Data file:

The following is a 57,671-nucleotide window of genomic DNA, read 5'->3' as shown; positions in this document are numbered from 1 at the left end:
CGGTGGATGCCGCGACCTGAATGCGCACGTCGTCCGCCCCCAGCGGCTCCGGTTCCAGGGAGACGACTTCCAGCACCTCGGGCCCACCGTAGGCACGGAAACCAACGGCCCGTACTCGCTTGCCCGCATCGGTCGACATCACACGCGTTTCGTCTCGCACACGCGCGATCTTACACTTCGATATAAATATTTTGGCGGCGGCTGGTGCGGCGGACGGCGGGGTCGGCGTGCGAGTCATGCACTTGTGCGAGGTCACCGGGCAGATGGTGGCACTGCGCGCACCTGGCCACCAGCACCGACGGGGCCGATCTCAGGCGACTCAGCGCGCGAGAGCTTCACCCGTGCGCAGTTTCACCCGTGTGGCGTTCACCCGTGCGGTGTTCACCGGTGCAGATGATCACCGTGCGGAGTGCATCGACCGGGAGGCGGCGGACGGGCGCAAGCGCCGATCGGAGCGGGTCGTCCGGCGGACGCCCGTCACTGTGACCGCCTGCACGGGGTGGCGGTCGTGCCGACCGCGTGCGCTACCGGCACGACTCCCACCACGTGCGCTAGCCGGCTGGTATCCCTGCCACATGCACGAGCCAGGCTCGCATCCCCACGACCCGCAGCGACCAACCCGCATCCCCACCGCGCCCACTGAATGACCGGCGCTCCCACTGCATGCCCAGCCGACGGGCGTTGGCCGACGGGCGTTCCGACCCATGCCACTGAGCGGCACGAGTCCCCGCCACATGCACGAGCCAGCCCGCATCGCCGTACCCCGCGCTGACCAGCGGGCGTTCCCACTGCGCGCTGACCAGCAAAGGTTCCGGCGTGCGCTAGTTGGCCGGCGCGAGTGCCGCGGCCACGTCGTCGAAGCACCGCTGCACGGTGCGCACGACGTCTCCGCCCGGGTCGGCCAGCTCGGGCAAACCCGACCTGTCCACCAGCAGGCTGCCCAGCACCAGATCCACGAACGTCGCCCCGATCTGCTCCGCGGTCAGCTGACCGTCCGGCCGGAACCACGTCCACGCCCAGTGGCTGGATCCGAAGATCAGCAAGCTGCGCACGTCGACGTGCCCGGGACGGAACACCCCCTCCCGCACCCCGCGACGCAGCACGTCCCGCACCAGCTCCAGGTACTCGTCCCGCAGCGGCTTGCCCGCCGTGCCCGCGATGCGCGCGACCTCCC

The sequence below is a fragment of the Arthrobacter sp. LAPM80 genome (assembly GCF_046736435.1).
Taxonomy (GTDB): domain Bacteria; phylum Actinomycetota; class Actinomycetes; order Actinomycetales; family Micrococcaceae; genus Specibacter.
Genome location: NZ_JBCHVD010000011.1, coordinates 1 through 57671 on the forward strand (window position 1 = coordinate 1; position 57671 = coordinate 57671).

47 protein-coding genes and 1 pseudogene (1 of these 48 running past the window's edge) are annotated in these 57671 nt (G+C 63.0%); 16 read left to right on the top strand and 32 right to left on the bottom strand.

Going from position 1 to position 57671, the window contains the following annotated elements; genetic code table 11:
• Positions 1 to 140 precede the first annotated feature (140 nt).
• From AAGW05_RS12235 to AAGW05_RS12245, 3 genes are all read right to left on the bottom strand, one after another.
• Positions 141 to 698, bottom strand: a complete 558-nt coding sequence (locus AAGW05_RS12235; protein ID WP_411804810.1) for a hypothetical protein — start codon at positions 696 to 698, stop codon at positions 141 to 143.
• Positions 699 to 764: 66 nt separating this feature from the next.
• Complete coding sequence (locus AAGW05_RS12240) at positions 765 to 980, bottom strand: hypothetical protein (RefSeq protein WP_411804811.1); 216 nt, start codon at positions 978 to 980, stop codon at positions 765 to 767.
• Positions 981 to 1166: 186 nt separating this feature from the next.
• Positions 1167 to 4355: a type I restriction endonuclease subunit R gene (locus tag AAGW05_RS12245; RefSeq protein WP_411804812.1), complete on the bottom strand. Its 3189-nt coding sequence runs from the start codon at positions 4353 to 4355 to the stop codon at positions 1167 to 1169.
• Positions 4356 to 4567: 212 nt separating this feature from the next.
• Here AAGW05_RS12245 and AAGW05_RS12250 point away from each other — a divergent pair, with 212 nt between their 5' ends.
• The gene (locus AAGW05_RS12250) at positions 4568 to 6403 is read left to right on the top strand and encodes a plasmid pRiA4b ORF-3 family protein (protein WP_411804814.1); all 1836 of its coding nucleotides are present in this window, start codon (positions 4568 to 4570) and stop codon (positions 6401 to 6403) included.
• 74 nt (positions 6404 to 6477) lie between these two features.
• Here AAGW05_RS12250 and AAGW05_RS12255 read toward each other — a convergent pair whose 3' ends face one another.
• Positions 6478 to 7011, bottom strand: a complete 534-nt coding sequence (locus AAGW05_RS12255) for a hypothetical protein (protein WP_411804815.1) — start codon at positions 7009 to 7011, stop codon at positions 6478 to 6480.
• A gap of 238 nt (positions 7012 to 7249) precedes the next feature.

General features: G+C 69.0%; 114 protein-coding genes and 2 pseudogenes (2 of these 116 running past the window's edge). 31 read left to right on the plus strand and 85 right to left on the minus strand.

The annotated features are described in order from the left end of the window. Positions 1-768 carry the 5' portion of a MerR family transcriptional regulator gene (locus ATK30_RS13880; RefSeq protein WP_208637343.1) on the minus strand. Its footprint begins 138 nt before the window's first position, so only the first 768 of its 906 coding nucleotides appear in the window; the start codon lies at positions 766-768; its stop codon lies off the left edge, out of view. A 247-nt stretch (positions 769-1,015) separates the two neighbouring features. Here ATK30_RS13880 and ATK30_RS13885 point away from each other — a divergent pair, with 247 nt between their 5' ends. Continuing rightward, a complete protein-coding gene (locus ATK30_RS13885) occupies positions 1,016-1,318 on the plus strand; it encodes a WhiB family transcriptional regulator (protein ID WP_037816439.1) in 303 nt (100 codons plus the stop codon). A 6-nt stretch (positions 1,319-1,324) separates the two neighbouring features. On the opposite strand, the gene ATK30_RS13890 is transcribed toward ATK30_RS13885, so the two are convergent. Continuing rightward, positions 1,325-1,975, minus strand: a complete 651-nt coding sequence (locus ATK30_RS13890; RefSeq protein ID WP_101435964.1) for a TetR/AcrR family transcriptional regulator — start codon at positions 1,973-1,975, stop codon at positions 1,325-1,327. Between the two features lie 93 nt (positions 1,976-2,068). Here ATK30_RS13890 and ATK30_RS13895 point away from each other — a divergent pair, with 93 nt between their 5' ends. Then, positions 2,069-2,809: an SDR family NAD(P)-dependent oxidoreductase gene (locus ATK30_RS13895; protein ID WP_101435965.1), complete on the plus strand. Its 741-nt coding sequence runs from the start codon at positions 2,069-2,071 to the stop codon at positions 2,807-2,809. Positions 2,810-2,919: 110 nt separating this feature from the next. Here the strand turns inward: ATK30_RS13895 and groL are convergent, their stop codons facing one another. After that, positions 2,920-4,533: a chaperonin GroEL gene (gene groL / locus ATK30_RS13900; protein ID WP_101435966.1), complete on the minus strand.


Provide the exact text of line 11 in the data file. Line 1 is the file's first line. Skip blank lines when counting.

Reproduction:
• Positions 699 to 764: 66 nt separating this feature from the next.